I built a model to explore the tradeoffs between retirement age, investment costs, and behavioral tendencies. Like any model, it makes necessary simplifying assumptions. Nonetheless, I think its results (summarized in the table below) are directionally useful for your own planning and decision-making.
To make this walk through the model a bit more fun, let's frame it as a story of four college roommates: Leo, Mike, Henry, and Bill. Through age 22, they've made really good, really similar choices. All four have studied engineering at a moderately priced state school and obtain great jobs prior to graduation.
To keep our model simple, we assume all of them remain in the workforce until retirement without interruption: that's right â assumptions contrary to observed reality in the American workplace â no layoffs, no disability, no mid-life crises, no leakage of retirement assets upon divorce, etc.
For fun, let's further assume that their university had an economics distribution requirement for engineers, and that all the roommates chose a personal finance class with lecture times that allowed them to sleep in on Friday mornings after all-night lab or coding sessions (or the occasional kegger).
The roommates attended most, but not all, of the lectures. All four absorbed a message about diligent, regular saving. Bill enjoyed day trading technology stocks, often watching CNBC on streaming video during class. Leo paid attention all the time. Mike and Henry skipped the lecture on the efficient markets hypothesis, and Henry was at a job interview and missed the lecture about the long-term effects of investment fees on asset accumulation.
While working, the four friends will earn identical salaries growing at identical rates, and save an identical 8% of their income. All of them will keep in close touch, vacation together with their families, and attend the occasional reunion.
Conveniently for our model, the friends share a similar, rather modest retirement dream: a "replacement rate" for employment income of approximately 80%, sourced from Social Security and regular drawdowns of their investment portfolios, and living to age 90 in good health, leaving no remaining assets (more or less).
But even with such similar inputs and objectives, these four friends will retire at very different ages. Leo will be able to retire on time at age 67. Mike will need to hang on at his company until age 70. Henry won't want to delay retirement, but he's an engineer and knows how to crunch numbers, so he'll work until age 72. Bill will claim he loves working, but that won't actually be true. Bill won't retire until he's age 77.
In our story, designed as the sort of controlled experiment these engineers know so well, the independent variables causing such wide variation in retirement ages are investment costs and failure to manage behavioral tendencies.
Bill's day-trading roots reveal his Investor Personality as a "CNBC Target." The classic behavioral investor, Bill will be in and out of markets at all the wrong times, chasing performance and building concentrated positions.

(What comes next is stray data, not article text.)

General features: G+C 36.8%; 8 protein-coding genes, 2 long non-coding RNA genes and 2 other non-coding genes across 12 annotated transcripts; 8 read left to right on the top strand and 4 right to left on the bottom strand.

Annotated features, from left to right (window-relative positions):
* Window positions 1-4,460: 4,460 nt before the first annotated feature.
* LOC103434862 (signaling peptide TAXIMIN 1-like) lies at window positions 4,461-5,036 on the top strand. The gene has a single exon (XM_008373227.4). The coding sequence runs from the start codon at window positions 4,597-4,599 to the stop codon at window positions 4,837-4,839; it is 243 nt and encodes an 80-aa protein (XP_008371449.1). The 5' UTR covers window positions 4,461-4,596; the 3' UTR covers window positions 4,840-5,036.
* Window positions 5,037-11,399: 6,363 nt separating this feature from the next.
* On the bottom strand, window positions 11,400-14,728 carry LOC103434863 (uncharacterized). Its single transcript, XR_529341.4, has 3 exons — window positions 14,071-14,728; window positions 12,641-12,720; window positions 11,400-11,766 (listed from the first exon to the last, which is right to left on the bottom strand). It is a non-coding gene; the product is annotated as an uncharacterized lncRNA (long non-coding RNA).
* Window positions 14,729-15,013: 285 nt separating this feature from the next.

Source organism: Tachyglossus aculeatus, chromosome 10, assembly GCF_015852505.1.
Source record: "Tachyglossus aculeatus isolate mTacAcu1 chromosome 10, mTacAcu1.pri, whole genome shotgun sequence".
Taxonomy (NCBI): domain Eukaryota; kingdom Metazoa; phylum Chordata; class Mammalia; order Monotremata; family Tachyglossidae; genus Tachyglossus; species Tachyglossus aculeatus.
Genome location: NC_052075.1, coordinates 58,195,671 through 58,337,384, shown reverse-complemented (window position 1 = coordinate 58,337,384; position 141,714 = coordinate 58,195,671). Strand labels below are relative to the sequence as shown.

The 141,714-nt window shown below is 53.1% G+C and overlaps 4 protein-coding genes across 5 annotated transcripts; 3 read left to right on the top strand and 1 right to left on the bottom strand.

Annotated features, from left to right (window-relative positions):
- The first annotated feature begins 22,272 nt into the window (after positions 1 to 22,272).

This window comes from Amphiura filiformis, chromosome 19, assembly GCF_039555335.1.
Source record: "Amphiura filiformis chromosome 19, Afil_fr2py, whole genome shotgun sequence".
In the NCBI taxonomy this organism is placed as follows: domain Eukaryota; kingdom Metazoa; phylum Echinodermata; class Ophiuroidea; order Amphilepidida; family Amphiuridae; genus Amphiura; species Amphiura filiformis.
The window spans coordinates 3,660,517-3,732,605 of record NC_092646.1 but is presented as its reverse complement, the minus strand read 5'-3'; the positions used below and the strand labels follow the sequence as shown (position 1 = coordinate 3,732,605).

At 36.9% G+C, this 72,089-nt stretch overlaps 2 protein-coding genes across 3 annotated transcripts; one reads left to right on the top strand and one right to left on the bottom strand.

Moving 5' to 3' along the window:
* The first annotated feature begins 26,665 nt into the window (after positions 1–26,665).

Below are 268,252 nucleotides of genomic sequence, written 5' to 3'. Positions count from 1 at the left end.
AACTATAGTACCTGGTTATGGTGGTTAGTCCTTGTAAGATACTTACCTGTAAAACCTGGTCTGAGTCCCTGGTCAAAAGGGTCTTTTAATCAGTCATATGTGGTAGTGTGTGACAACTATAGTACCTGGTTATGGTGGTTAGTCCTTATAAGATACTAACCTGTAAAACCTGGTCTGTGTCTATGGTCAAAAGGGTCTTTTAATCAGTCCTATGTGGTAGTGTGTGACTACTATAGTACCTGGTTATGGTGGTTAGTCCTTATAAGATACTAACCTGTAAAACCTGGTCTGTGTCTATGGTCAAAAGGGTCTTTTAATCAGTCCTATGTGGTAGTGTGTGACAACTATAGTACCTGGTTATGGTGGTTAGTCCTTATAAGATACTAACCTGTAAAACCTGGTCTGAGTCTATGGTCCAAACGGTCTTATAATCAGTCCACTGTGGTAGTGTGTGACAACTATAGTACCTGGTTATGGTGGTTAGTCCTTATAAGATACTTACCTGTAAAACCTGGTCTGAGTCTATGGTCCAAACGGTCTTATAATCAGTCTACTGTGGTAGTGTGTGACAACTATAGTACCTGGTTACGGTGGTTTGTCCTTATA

To approximate behavioral drag on investment returns, in the model I reduced Bill's returns by a 45% "Behavioral Tax Rate." This comes from the 2014 Quantitative Analysis of Investor Behavior published by Dalbar, which found that during the 20-year period from 1994 through 2013, the average equity investor's return was 5.0%, while the S&P 500 (an imperfect proxy for the market) returned 9.2%.
Simple division you don't need be an engineer to do shows that the ratio of actual returns to possible returns for the average behavioral investor was about 0.55, implying the "Behavioral Tax Rate" of 45%.
Leo has a "Professor" Investment Personality, and is able to successfully avoid behavioral pitfalls while using a low-cost provider of index funds. His reward will be retiring 10 years before Bill. By any measure of Leo's time value of money, his successful self-directed, low-cost investing will yield spectacular returns.
Neither Mike nor Henry choose the lowest-cost path, and each receives value from their respective advisors, because they avoid behavioral traps -- but at a cost.
Mike's mid-range investment costs will keep him in the workforce 3 years longer than Leo. To meet his retirement goals while bearing high investment costs, Henry will have to work 5 years longer than Leo.
While markets may or may not be fully efficient, if you believe they are efficient, the model's implications are rather stark.
If you are a behavioral investor and don't manage those tendencies, you might retire a decade later than you would otherwise.
Working with an advisor can add tremendous value (measured in both the size of your portfolio and your age at retirement), if that's what it takes to mitigate your behavioral tendencies.
Working with a higher cost advisor than necessary in order to avoid behavioral pitfalls will add years to your time in the workforce.
The advisory arrangements you choose over your own planning life cycle substantially affect your outcomes. Choose wisely!